We went home to pack. I chose the only outfit my baby would ever wear from a cupboard full of tiny baby clothes.

Mum told me later, or told one of my siblings who told me, that she thought I was going to die. That never occurred to me but I was in such a state that if a giant crater had opened up and swallowed central Singapore I wouldn’t have been surprised. I might have stepped towards one of the fissures.

Phillipa McGuinness
‘It has taken me 17 years to write this.’ Photograph: Mel Koutchavlis/Penguin Books

At the hospital they hooked me up to the drugs to induce labour. I sat up in bed and Adam and I watched Survivor. I remember thinking, through my hysteria, “I’ll show you a fucking survivor, you bandana-wearing, gruel-eating, mud-dwelling, wannabe-celebrity idiots. The tribe has spoken all right. I’ll vote you right off your island.”

On it went. The baby wouldn’t be born for 24 hours. Labour is long, whether your baby is alive or not. I ate winter melon soup served out of an actual winter melon. Hospital food is better in Singapore. Finally, they sent me to the labour ward. There was a band around my belly designed to measure my contractions and a baby’s heartbeat.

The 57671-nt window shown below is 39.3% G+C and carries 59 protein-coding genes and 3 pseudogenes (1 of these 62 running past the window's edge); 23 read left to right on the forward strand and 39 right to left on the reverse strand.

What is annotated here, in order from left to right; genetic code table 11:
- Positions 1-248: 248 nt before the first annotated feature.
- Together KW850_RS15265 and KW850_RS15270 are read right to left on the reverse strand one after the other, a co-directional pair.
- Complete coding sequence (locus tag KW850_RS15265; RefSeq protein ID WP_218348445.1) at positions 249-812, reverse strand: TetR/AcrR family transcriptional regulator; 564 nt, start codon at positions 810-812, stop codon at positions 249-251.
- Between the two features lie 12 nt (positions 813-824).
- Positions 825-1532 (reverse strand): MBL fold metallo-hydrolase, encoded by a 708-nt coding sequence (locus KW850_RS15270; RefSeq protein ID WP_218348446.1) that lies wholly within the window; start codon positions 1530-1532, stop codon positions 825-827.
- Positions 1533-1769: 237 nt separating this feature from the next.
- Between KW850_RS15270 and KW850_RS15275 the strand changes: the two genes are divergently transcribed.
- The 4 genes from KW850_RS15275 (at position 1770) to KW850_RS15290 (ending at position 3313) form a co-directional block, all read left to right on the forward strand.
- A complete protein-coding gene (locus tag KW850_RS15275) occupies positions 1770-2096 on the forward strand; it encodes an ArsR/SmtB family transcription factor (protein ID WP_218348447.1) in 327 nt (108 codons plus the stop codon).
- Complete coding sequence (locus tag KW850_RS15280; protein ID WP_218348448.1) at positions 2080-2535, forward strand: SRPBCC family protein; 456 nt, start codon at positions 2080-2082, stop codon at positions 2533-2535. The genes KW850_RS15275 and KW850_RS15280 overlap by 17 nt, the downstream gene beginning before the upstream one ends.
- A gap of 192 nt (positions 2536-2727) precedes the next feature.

On the monitor you could see what was going on in all the other rooms of labouring women. Their babies all had heartbeats. They must have thought, “What the hell is going on in room six?” I would hear their babies crying when they were born.

Contractions kicked in on waves of pain. Some epidural magic meant I fell asleep. When I woke up there was a flurry because the baby was about to be born. I had to push. The baby emerged. It was Daniel. I didn’t know what to expect but he was perfect. I remember the doctor saying in her calm voice, he looks good, he has the right number of toes and fingers, he’s 3.5kg. The placenta looked OK. Everything about him was right. Except, in the most fundamental way of all, it wasn’t.